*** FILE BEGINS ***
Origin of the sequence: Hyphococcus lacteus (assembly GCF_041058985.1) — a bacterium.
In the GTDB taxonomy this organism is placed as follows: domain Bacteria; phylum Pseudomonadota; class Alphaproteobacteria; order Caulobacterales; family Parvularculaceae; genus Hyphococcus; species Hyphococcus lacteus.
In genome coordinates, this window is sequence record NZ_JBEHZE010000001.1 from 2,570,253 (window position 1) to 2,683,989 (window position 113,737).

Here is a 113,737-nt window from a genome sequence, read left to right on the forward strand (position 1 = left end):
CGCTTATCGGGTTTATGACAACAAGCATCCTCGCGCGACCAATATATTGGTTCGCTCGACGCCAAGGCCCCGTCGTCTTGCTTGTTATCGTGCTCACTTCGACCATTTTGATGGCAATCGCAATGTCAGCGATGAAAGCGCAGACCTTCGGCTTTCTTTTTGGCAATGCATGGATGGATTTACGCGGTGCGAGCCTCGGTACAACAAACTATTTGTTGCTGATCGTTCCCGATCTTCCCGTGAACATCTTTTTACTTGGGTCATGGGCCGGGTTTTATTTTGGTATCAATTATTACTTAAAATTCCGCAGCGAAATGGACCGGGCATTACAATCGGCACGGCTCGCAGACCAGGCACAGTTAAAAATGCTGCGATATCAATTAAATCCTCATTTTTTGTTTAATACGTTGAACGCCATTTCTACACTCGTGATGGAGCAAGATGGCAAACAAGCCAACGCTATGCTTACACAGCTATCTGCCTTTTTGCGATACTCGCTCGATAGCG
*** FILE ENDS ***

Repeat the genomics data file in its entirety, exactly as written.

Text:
Origin of the sequence: Hyphococcus lacteus (assembly GCF_041058985.1) — a bacterium.
In the GTDB taxonomy this organism is placed as follows: domain Bacteria; phylum Pseudomonadota; class Alphaproteobacteria; order Caulobacterales; family Parvularculaceae; genus Hyphococcus; species Hyphococcus lacteus.
In genome coordinates, this window is sequence record NZ_JBEHZE010000001.1 from 2,570,253 (window position 1) to 2,683,989 (window position 113,737).

Here is a 113,737-nt window from a genome sequence, read left to right on the forward strand (position 1 = left end):
CGCTTATCGGGTTTATGACAACAAGCATCCTCGCGCGACCAATATATTGGTTCGCTCGACGCCAAGGCCCCGTCGTCTTGCTTGTTATCGTGCTCACTTCGACCATTTTGATGGCAATCGCAATGTCAGCGATGAAAGCGCAGACCTTCGGCTTTCTTTTTGGCAATGCATGGATGGATTTACGCGGTGCGAGCCTCGGTACAACAAACTATTTGTTGCTGATCGTTCCCGATCTTCCCGTGAACATCTTTTTACTTGGGTCATGGGCCGGGTTTTATTTTGGTATCAATTATTACTTAAAATTCCGCAGCGAAATGGACCGGGCATTACAATCGGCACGGCTCGCAGACCAGGCACAGTTAAAAATGCTGCGATATCAATTAAATCCTCATTTTTTGTTTAATACGTTGAACGCCATTTCTACACTCGTGATGGAGCAAGATGGCAAACAAGCCAACGCTATGCTTACACAGCTATCTGCCTTTTTGCGATACTCGCTCGATAGCG